In Storytelling, students use computer science to tell fun and interactive stories. Storytelling emphasizes creativity by encouraging club members to tell a unique story each day.
In Friends, students are encouraged to sign up with a friend or make a new friend in the club. Friends emphasizes teamwork by allowing club members to tell the story of how their friendship started and imagine a company together.
In Fashion & Design, students learn how computer science and technology are used in the fashion industry while building fashion-themed programs, like a fashion walk, a stylist tool, and a pattern maker.
In Art, students create animations, interactive artwork, photograph filters, and other exciting, artistic projects.
In Social Media, students create fun social media style applications and games while learning about the computer science concepts that enable these programs to work.
In Sports, students use computer science to simulate extreme sports, make their own fitness gadget commercial, and create commentary for a big sporting event.
In Music & Sound, students use the computer to play musical notes, create a music video, and build an interactive music display while learning how programming is used to create music.
In Game Design, students learn basic video game coding concepts by making different types of games, including racing, platform, launching, and more!
Students create fun and complex animated projects. This is an advanced curriculum, which means it teaches new concepts that are recommended for students who have already participated in at least two other CS First themes.
In this sample activity students animate an ocean wave to create a setting, then tell a story that takes place on the high seas.
In this sample activity students tell a story using the characters from Cartoon Network’s "The Amazing World of Gumball."
Be a designer and programmer – bring the Google logo to life using code.
Hello and welcome to Day 7 of CS First Art! Today, you will create a project, or piece of software, that an architect could use to quickly prototype a building. An architect is a professional building designer. They design structures like houses, bridges, schools, museums, and sports arenas. Architects rely on software built by computer scientists to help them visualize, test, and communicate about their designs.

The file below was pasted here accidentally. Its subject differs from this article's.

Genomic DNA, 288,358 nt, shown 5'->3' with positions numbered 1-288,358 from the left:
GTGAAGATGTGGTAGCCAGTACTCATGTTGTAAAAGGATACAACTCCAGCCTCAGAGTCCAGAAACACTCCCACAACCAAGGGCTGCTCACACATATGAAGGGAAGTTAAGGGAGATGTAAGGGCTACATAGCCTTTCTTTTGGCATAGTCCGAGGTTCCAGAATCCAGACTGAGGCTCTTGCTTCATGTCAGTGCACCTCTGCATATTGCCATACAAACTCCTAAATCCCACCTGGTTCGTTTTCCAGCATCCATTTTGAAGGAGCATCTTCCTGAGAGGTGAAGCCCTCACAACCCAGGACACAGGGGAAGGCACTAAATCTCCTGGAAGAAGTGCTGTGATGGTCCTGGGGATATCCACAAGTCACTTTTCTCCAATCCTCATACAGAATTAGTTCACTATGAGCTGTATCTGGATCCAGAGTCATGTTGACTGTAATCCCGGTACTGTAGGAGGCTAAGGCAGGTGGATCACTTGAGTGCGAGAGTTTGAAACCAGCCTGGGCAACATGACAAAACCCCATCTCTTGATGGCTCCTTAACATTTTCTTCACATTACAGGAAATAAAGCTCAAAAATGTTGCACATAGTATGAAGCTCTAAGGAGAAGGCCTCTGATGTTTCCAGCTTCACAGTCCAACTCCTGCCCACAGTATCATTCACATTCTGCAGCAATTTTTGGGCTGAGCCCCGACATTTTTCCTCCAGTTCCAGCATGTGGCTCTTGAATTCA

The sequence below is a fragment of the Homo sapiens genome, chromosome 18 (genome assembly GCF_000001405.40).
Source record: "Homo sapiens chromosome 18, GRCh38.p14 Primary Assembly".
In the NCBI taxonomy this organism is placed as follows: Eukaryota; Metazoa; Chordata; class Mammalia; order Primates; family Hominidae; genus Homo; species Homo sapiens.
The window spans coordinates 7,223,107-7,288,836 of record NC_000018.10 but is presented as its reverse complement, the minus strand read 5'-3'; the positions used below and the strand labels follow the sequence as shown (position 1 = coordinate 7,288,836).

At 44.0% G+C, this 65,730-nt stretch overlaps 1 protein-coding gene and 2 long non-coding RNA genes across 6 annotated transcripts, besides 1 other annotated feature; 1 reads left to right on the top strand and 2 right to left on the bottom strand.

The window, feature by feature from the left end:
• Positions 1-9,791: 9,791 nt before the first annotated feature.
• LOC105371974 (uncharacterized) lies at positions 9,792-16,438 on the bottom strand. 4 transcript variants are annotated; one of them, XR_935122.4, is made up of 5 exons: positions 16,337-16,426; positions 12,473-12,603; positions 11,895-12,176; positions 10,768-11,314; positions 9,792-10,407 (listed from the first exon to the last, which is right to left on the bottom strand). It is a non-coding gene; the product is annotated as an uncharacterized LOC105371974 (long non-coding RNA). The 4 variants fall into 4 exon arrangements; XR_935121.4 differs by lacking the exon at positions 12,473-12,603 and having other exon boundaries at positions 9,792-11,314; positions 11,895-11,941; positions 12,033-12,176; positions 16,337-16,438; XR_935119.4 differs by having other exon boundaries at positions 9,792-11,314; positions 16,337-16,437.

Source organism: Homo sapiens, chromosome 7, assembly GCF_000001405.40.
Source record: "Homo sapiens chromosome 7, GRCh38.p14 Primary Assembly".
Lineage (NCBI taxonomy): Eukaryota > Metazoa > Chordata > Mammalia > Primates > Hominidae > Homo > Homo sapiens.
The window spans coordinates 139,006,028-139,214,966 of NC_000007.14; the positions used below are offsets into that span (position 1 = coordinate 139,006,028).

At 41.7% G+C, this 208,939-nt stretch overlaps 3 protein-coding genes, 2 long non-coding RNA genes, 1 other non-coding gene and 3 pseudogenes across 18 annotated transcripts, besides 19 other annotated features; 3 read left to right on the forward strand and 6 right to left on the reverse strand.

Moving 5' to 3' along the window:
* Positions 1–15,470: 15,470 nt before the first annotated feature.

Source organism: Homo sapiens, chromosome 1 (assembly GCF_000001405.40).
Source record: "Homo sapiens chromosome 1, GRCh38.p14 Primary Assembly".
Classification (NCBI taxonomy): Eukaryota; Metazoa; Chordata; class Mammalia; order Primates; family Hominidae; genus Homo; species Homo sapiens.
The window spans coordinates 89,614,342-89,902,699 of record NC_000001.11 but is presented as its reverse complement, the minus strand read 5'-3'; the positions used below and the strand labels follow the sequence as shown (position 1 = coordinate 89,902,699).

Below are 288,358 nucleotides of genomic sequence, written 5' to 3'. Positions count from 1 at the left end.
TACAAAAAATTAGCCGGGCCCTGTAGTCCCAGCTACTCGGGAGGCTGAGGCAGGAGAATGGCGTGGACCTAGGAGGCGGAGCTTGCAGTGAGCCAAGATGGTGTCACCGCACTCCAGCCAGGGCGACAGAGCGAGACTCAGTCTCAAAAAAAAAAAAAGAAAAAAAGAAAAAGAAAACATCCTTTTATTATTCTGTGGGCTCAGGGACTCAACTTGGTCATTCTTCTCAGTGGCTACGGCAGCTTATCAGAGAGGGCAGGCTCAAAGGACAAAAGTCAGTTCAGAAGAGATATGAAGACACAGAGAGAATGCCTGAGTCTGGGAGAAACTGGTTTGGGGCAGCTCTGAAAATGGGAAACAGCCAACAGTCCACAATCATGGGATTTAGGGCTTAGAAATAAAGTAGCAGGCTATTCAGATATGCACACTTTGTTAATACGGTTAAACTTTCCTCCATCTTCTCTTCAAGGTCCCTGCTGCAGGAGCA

In architecture, as well as in other forms of art and design, simple shapes combine to make bigger, more complex shapes or structures. Take a look at a few buildings known throughout the world for their architectural design. The White House is made up of triangles and rectangles.
Once complete, today’s project will allow you and others to build interesting buildings using a variety of simple, stamped shapes. You will use a “repeat until” loop to create this project. The “repeat until” loop is similar to a “repeat” loop, except instead of stopping after a specified number of times, it keeps going until a particular condition is true.
Remember, a condition in computer science is something that must be true in order for something else to happen. For example, to get your friend Jo’s attention, you will repeat calling her name until she answers you. Her answering you is the “condition” that must be true, and the something that will happen is that you stop calling. You might call once, or you might call 10 times! How many times depends on the condition. You will repeat calling Jo’s name until she answers.
The art project you see here also uses a “repeat until” loop. It repeats drawing silk weave until the user stops holding the mouse. Today’s project uses repeat until to make a stamp follow the mouse pointer *until* the mouse is clicked.
To start today’s project, remix the starter project by clicking on the link, clicking “remix,” and signing in to Scratch.
Now, it’s your turn: 1) Click on the starter project link.
2) click “remix,” 3) sign in to Scratch.